Sunday, August 06, 2023


One of the great things about living in the coastal part of the Bay Area is that we don't get as boiling weather-wise as those poor shmoes in Stockton, Modesto, Flagstaf, Miami, Milan, Rome, or Syracuse. Where it's very hot. Having looked at the weather predicted for tomorrow, I know that I shall not go naked. You're glad, I'm glad.

Nor will I ponce around in the buff after my apartment mate has left for work. In fact, it has been ages since anyone saw me nude, and I can't remember the last time I saw myself that way in the hallway mirror. Maybe at some point I should pop out the bathroom, flash myself, go "oh good lord nobody wants to see that", and hurry back into the bathroom.

Normally, the only way I see myself with bare flesh showing is in the bathroom mirror over the sink from the collarbone up, reason being that if one cannot see the area to be shaved, one ends up with a neckbeard. Logically then, America's building contractors do their bit to prevent male scruffiness. Women, being often considerable shorter than men, will worry excessively about their foreheads.

At least, I think that's the case. My apartment mate is three-ish inches shorter and has an exceptionally nice forehead. Naturally I am often reminded of a poem by Wang Wei (王維 'wong wai'; 699 - 759).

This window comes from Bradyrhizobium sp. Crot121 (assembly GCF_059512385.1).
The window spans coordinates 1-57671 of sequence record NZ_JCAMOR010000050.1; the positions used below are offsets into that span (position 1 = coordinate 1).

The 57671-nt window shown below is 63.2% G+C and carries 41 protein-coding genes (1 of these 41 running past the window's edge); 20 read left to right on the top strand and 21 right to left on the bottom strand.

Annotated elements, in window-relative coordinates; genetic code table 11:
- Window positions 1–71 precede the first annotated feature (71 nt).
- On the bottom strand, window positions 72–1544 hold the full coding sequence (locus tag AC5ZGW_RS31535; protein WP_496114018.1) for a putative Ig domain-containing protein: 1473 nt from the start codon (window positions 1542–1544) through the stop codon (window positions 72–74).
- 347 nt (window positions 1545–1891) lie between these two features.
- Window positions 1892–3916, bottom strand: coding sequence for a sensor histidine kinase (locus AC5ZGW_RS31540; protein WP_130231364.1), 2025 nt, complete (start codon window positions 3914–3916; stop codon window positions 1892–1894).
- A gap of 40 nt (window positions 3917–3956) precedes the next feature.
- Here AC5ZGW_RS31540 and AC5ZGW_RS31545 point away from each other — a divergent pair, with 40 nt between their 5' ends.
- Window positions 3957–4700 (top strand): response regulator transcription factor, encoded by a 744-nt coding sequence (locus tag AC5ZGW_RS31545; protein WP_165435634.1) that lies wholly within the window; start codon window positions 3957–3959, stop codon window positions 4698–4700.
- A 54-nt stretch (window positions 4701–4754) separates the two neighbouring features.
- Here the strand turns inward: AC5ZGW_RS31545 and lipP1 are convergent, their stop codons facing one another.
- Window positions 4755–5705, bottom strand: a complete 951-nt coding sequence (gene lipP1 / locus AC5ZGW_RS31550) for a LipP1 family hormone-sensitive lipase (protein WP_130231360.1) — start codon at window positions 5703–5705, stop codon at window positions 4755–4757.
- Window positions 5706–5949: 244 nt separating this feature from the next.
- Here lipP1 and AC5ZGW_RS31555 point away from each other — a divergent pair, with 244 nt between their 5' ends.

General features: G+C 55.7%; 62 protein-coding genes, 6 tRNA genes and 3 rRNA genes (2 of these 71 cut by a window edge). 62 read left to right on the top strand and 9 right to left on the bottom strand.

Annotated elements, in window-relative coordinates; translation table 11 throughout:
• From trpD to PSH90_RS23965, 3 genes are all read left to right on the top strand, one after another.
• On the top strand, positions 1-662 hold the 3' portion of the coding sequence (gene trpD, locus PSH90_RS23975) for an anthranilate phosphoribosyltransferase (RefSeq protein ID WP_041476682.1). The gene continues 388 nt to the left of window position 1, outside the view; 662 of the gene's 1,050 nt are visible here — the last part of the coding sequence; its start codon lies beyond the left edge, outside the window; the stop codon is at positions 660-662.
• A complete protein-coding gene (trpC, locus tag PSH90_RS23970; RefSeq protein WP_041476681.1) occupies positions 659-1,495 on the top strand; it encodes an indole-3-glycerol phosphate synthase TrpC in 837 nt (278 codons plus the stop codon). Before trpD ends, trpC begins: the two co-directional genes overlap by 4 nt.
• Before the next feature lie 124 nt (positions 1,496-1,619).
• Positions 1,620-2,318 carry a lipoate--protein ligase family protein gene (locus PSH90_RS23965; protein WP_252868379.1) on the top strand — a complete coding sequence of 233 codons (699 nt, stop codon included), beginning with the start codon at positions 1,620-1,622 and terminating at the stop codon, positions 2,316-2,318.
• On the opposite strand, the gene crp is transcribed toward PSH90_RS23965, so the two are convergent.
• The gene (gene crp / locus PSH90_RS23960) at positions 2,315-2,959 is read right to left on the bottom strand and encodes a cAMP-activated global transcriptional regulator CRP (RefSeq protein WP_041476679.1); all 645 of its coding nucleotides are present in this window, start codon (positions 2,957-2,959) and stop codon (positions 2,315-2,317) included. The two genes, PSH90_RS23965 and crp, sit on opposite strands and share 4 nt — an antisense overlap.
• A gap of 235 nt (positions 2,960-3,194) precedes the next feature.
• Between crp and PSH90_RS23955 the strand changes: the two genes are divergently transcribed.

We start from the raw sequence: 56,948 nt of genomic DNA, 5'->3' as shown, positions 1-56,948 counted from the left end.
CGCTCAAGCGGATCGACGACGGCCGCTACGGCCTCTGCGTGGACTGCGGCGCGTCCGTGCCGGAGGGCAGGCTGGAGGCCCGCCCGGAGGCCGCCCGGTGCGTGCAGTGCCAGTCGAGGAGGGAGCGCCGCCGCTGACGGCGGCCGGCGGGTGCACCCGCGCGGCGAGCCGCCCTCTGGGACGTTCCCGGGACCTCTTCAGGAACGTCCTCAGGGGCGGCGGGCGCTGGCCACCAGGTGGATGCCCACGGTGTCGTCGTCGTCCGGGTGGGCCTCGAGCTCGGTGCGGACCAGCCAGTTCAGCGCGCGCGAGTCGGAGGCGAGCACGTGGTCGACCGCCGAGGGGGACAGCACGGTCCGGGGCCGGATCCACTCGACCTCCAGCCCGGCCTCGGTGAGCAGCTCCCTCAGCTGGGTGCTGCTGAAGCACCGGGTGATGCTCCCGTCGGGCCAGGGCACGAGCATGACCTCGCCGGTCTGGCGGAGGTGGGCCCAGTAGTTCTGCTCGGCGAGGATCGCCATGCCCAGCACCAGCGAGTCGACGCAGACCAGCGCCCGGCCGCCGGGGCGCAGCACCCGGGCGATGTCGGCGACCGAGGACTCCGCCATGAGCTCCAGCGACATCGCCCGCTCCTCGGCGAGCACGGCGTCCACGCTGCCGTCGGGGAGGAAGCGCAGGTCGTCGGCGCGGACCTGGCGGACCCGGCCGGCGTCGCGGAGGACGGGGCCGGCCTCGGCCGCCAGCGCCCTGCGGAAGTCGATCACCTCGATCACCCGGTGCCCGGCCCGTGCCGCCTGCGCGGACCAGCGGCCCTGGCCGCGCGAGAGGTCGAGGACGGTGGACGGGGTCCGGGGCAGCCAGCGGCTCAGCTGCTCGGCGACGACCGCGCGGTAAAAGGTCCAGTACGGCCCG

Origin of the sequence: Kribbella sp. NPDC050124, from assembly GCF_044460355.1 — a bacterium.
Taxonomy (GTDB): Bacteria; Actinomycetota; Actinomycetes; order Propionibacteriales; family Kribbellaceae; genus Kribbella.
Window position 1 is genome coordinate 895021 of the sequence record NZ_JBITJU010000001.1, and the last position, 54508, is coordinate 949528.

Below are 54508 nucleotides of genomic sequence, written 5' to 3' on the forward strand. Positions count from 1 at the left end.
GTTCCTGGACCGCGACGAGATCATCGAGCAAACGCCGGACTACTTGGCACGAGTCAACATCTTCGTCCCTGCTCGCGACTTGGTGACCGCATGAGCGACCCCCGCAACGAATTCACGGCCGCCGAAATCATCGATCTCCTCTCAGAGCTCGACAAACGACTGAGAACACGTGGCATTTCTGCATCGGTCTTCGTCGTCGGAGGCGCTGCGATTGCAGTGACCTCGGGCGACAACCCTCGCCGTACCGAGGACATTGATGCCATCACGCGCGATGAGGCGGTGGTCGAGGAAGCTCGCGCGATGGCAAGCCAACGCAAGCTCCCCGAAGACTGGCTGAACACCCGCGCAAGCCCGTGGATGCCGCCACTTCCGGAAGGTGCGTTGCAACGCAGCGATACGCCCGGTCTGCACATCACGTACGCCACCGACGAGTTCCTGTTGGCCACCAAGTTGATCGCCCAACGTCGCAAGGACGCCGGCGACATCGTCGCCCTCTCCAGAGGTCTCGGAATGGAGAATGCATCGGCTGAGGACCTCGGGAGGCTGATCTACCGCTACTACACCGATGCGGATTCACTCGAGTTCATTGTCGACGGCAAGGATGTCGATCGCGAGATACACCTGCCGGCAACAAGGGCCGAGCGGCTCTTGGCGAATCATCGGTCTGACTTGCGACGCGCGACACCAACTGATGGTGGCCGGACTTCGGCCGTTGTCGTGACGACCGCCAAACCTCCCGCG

王維 :洛陽女兒行

It contrasts those fancy stylish Luoyang ladies with the simple beauty of a poor southern girl washing cloth by a stream in the last line. "Who pities the girl from Viet (Southern China) with a brow (顏 'ngaan') like jade, poor and lowly at the river washing silks". Note that 顏 ('ngaan') is glossed as originally referring to what a teen girls' magazine would describe as the T zone, which is the area between the center of each eyebrow starting at the bridge of the nose and continuing to the middle of the forehead. Nowadays it simply means countenance.

[- 'seui lin yuet neui ngaan yiu yuk, pan jin gong tau ji wun saa' -]

I've always been quite fond of Wang wei's verses. There's something about the way he phrases things that just strikes me. No, I've never been to Luoyang, and didn't live during the Tang dynasty. I discovered Chinese poetry when I was living in North Beach mere fragrance distance away from the Caffè Trieste.

Which the scribbled illustration above probably reminds you of.

My apartment mate, just in case you didn't know, is Cantonese American. Canton province is 粵 ('yuet'), which is a homophone of 越 ('yuet'; Viet), the ancient term for everything south of the great river all to the way down to tattooed screaming savage territory.

Read The Vermillion Bird, by Edward Schafer for more on that.

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